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Category: Sci-fi/Science Fiction / Fantasy DVDs
Life On Mars : Complete BBC Series 1 
How would the modern face of policing cope in the land of The Sweeney? That's the question posed by Life on Mars, as DI Sam Tyler (John Simm) a modern cop transported back to 1973 after a nasty car accident. There, he finds himself dealing with the significantly rougher attitudes and behaviours of "old-school" British policing, as exemplified by his new boss, DCI Gene Hunt (Philip Glenister). It's a fish-out-of-water story, as Tyler attempts to teach his new colleagues some very modern methods, while attempting to get used to sheepskin jackets, wide lapels and man-made fibres.
This first series of the hugely successful BBC programme sets the scene and introduces the characters that make up Tyler's new world, but stumbles a bit by trying too hard to explain exactly how he got there (the "coma" subplot just gets in the way). Life on Mars is at its best when Glenister is on screen--he's bigoted, chauvinistic and aggressive, and goes through each episode alternately bellowing or scowling. But he's a product of his times, and in his heart, all he wants is to catch the bad guys. For Tyler, it's all about the means, while for Hunt it's all about the ends. They may not like each other much, but their on-screen chemistry is undeniable, and just one of the things that make this excellent series so watchable. --Ted Kord
Star Wars Trilogy (Episodes IV-VI) 
Four-disc set includes:
- Episode IV, A New Hope (Special Edition)--with commentary by George Lucas, Ben Burtt, Dennis Muren and Carrie Fisher; Easter egg: credit roll (2 min)
- Episode V, The Empire Strikes Back (Special Edition)--with commentary by George Lucas, Irvin Kershner, Lawrence Kasdan, Ben Burtt, Dennis Muren and Carrie Fisher; Easter egg: credit roll (2 min)
- Episode VI, Return of the Jedi (Special Edition)--commentary by George Lucas, Lawrence Kasdan, Ben Burtt, Dennis Muren and Carrie Fisher; Easter egg: credit roll (2 min)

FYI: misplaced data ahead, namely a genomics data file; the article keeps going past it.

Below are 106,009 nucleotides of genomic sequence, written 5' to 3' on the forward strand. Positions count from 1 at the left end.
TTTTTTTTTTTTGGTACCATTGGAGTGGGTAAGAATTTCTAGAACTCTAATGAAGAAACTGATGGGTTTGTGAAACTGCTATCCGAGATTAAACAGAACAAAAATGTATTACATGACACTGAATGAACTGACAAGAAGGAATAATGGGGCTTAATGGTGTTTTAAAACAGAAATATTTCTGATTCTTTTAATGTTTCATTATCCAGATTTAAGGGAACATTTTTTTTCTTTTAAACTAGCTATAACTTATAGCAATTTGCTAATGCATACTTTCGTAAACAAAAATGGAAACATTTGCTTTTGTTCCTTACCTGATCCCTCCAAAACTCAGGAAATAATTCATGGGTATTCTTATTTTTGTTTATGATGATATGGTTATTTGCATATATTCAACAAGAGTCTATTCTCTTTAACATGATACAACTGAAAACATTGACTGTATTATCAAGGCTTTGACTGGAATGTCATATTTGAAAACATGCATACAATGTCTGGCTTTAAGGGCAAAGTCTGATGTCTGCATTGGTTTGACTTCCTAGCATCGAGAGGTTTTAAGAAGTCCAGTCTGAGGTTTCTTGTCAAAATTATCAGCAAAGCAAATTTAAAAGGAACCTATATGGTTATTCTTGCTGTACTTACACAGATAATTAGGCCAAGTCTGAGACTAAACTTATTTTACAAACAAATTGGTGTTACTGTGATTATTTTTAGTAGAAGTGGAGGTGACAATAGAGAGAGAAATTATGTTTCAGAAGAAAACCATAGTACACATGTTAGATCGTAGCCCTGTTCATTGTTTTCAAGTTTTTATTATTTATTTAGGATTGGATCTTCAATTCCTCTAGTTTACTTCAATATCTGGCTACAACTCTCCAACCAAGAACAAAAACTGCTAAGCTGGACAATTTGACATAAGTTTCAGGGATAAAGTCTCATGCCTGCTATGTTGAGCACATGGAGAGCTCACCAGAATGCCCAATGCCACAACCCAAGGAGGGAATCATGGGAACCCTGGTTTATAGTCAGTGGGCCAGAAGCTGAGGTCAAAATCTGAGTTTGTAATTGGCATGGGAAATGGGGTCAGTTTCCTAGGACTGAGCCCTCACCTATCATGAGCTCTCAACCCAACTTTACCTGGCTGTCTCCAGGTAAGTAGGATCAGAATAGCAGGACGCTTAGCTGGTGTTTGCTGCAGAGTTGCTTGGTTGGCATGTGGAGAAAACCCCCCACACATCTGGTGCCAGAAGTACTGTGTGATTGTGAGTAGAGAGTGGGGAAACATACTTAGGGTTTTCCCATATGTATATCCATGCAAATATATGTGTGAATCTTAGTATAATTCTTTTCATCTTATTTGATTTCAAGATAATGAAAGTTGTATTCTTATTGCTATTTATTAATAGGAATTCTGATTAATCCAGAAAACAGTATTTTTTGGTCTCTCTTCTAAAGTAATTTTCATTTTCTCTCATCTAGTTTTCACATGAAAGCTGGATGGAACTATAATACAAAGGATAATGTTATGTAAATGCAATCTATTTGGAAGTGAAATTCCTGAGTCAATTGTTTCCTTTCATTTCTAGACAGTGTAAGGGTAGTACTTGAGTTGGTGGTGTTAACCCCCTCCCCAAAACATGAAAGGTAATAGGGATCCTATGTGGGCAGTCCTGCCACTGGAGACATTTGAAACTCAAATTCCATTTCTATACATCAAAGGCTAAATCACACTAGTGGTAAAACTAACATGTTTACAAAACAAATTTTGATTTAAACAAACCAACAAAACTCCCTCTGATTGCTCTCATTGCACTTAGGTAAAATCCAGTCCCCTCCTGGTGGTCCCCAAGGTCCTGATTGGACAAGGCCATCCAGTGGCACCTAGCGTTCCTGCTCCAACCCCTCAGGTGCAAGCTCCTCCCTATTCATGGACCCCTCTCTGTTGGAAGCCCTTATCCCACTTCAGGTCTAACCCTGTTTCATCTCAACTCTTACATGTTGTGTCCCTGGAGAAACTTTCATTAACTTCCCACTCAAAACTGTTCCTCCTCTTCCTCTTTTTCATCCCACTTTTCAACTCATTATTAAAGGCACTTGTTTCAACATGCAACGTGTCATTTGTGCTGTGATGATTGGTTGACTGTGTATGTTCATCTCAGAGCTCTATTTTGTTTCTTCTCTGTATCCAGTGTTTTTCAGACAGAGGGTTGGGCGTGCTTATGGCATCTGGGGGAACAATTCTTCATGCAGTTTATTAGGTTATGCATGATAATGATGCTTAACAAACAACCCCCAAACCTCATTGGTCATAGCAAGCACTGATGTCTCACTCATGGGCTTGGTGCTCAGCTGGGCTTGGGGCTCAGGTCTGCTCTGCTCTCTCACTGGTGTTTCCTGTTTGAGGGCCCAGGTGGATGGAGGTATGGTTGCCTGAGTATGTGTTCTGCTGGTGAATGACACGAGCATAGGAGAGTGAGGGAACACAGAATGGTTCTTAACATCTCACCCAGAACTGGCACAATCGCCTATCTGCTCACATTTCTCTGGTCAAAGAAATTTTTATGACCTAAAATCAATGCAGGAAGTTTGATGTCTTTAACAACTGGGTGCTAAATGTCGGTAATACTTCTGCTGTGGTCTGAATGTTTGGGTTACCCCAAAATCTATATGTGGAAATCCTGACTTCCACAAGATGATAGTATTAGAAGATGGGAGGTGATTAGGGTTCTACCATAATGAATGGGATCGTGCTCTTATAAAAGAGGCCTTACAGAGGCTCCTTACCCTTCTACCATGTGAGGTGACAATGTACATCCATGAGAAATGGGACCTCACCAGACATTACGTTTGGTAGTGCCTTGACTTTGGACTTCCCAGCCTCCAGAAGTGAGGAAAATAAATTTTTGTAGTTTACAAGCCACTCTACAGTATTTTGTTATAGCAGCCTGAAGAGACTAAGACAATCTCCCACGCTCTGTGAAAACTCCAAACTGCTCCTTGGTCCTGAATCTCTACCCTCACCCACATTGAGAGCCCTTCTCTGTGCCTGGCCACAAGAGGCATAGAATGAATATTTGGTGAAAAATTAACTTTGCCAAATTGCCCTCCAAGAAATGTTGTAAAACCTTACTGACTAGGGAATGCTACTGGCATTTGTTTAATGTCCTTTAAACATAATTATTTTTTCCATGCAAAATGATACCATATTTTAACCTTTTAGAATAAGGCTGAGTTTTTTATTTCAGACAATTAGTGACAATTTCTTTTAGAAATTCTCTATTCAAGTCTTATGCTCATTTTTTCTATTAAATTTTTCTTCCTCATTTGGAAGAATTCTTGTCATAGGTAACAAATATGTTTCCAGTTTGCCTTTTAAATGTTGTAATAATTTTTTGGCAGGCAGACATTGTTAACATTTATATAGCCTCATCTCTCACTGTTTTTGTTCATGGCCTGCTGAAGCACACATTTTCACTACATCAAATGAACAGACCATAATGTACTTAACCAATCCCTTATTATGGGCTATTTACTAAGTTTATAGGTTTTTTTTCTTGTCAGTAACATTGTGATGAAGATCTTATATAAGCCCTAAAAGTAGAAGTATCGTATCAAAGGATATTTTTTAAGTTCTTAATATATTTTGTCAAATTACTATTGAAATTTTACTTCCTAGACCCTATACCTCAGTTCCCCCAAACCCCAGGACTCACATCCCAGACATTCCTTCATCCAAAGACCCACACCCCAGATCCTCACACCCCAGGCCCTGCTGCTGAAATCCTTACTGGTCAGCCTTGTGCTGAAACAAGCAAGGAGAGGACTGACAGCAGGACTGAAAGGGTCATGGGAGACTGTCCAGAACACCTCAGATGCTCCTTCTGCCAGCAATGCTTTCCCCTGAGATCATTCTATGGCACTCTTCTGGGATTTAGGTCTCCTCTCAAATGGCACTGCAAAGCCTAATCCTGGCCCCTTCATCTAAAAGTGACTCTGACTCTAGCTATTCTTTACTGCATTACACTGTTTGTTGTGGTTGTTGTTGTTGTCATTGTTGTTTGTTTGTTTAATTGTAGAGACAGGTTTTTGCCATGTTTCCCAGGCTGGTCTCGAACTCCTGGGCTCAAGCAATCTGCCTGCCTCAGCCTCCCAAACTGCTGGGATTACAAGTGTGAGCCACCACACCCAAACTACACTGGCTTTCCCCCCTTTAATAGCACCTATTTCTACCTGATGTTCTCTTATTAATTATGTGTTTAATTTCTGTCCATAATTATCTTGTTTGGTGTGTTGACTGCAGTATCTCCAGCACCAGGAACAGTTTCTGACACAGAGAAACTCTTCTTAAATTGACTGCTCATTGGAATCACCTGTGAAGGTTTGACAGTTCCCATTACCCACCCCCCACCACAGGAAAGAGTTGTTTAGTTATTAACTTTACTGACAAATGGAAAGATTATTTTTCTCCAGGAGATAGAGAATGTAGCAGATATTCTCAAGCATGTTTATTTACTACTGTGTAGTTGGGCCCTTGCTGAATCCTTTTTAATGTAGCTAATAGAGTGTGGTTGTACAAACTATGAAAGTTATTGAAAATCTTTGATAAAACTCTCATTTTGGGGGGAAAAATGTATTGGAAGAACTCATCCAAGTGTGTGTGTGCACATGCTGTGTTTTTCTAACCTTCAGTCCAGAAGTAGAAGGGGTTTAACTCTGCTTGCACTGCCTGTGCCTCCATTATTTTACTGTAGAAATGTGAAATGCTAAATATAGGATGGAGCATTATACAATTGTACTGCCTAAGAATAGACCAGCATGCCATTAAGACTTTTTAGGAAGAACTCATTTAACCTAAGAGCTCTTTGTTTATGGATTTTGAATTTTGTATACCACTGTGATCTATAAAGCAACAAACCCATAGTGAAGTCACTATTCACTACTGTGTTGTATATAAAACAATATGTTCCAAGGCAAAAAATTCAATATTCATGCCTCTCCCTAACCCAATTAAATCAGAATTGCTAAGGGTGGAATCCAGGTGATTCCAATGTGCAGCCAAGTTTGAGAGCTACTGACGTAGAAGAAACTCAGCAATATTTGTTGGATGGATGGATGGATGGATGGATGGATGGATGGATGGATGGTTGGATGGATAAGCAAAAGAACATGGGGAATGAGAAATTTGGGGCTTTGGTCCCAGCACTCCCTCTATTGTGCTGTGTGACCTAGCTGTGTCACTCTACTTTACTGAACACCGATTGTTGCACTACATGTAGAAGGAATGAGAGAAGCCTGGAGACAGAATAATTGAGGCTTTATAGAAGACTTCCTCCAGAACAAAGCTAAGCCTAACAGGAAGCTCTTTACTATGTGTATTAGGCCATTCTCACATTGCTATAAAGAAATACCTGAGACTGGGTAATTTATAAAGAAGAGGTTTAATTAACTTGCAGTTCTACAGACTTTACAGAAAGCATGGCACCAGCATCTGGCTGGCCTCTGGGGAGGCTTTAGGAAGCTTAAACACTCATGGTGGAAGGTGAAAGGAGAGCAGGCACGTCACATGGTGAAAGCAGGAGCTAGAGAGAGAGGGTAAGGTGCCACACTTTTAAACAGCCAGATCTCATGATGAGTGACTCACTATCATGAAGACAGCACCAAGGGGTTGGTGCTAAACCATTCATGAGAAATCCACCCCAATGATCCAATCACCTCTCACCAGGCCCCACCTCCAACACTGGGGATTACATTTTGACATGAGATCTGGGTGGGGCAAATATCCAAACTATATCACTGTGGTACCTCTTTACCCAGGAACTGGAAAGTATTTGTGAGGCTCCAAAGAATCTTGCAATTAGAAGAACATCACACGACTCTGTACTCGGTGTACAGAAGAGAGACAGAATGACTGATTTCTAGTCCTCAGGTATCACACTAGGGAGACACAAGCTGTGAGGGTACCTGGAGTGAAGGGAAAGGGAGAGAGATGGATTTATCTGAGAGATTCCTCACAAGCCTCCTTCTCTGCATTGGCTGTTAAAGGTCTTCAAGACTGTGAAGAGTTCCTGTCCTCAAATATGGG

- Bonus disc: all-new bonus features, including the most comprehensive feature-length documentary ever produced on the Star Wars saga, and never-before-seen footage from the making of all three films
Subitles (all material across all four discs): English, Danish, Finnish, Norwegian, Swedish
Click here to see detailed information on the special features included on the bonus disc.
George Lucas's original Star Wars trilogy is a clever synthesis of pop-cultural and mythological references, taking classic fairy-tale themes, adding more than a dash of Arthurian legend, and providing cinematic high adventure inspired as much by Kurosawa's Samurai epics as by Flash Gordon and Buck Rogers. As a result, audiences of all ages can find something to identify with in Luke Skywalker's journey from disaffected teenager dreaming of adventure to Jedi Knight and saviour of the galaxy. He not only rescues a Princess, but discovers she's a close relative. And if there's a lesson to be gleaned from the Skywalker clan, it's that no matter how bad things get in the average dysfunctional family, it's never too late for reconciliation.
Originally released in 1977, Star Wars, the first film, was made as a standalone. Perhaps that's why Obi-Wan Kenobi seems a tad inconsistent in his attitude towards his old pupil Anakin Skywalker, and perhaps also why Luke is allowed to develop a guilt-free crush on Princess Leia. Lucas's story, told from the point of view of the two bickering droids (a device taken from Kurosawa's Hidden Fortress), also borrows freely from Errol Flynn's Robin Hood, as does John Williams's seminal Korngold-inspired music score.
Thanks in equal part to Leigh Brackett's screenplay and Irvin Kershner's direction The Empire Strikes Back (1980) is the most grown-up instalment in the series. The basic fairy-tale is developed and expanded, with the principal characters experiencing emotional turmoil--blossoming romance, mixed feelings and confused loyalties--amid a very real threat of annihilation as Darth Vader's motivations become chillingly personal. Luke's quasi-Arthurian destiny is complicated still further by the half-truths of his wizardly mentors; and swashbuckler Han Solo finds the past catching up with him, quite literally in the form of bounty hunter Boba Fett. The film is graced by more fabulous landscapes (ice, forest, clouds), more unforgettable new characters (Yoda), more groundbreaking special effects (the asteroid chase), and John Williams's finest score.